In this study, the authors investigated contagious yawning and its potential link to empathy in wolves. They observed and recording yawning in a single pack of 12 wolves at Tama Zoological Park, in Tokyo, Japan over five months, in relaxed situations (without visible signs of stress), and recorded the exact time of the yawn, the identity of the initial yawner, and the identity and position of subjects close to the initial yawner.
The results suggest that wolves may experience yawn contagion. The strength of the pack member's social bond with the yawning wolf positively affected the frequency of contagious yawning. Additionally, female wolves showed a faster reaction time than males when observing yawns of close associates, suggesting that females are more responsive to surrounding social stimuli. According to the authors, despite the small sample size these results may provide initial evidence that contagious yawning may relate to the wolves capacity for empathy, and suggests that basic building blocks of empathy might be present in a wider range of species than previously thought.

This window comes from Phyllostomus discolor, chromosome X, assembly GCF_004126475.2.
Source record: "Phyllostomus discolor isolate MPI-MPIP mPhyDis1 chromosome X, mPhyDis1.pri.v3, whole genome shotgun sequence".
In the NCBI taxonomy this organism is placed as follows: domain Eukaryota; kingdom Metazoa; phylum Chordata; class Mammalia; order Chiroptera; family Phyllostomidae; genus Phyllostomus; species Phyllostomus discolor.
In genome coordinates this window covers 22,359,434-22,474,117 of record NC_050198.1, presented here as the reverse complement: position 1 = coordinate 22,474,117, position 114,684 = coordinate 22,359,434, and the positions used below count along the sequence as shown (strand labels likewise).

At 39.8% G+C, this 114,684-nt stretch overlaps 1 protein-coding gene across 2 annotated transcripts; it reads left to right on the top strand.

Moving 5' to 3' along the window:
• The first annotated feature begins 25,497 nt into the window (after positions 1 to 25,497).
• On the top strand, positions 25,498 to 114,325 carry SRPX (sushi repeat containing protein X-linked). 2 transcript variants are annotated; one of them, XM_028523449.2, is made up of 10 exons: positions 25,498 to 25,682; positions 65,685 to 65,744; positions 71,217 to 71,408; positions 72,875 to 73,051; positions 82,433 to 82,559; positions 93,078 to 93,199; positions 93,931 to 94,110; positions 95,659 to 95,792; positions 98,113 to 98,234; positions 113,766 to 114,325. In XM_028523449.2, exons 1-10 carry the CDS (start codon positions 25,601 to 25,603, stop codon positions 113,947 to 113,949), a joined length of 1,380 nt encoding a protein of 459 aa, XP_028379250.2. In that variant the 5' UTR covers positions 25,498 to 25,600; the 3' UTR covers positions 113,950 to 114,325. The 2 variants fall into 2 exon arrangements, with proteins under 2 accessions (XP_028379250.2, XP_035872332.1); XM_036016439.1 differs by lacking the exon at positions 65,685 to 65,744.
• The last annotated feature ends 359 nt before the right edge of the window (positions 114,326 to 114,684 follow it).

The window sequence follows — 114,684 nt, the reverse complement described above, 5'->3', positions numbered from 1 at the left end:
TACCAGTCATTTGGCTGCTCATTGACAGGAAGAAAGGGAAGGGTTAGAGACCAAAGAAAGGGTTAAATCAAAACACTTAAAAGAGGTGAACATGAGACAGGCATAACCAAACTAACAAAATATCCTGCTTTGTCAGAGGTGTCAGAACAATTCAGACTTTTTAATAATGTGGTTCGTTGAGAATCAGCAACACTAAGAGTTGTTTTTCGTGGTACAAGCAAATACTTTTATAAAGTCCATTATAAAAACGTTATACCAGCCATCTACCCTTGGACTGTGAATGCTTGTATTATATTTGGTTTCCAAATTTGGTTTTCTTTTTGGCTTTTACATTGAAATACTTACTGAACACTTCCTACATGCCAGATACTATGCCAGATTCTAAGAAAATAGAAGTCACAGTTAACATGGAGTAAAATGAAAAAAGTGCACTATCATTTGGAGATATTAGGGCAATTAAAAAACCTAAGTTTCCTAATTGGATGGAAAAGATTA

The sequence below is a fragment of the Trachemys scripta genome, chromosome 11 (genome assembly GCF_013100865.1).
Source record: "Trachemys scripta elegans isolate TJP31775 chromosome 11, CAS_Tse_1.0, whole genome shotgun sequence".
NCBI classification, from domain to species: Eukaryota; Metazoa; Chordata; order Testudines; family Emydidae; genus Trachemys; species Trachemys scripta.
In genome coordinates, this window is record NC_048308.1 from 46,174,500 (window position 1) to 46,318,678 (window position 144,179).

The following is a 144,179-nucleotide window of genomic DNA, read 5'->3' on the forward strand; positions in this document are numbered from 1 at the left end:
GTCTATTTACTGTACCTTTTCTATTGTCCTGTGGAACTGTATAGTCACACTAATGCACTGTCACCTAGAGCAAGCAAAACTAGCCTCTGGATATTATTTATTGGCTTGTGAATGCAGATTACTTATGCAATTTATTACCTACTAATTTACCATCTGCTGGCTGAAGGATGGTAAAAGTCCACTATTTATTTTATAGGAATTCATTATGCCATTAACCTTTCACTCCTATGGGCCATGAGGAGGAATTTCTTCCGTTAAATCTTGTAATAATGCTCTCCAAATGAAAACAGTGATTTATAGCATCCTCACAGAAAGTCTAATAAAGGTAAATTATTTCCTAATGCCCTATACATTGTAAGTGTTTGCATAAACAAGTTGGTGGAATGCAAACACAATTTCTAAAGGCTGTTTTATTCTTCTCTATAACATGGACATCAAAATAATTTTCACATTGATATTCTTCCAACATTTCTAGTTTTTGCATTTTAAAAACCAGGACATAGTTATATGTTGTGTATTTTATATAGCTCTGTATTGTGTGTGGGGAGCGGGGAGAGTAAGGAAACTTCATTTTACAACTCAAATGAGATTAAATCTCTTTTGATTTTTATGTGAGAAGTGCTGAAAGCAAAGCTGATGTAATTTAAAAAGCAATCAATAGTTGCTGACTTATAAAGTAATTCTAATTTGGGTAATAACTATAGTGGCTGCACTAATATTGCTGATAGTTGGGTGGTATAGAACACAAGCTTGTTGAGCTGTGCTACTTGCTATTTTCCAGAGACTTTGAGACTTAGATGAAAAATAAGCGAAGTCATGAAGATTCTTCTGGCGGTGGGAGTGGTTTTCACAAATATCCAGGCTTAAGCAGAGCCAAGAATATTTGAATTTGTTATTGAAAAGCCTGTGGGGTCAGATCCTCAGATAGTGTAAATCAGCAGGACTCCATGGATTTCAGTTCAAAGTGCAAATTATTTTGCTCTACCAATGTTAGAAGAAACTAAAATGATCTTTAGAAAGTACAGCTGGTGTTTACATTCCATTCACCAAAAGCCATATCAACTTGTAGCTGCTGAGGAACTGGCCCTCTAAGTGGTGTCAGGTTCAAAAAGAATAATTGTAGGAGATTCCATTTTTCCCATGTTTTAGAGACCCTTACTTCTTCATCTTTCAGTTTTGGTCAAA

Teresa Romero added, "In wolves, as well as in primates and dogs, yawning is contagious between individuals, especially those that are close associates. These results suggest that contagious yawning is a common ancestral trait shared by other mammals and that such ability reveals an emotional connection between individuals."
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- Teresa Romero, Marie Ito, Atsuko Saito, Toshikazu Hasegawa. Social Modulation of Contagious Yawning in Wolves. PLoS ONE, 2014; 9 (8): e105963 DOI: 10.1371/journal.pone.0105963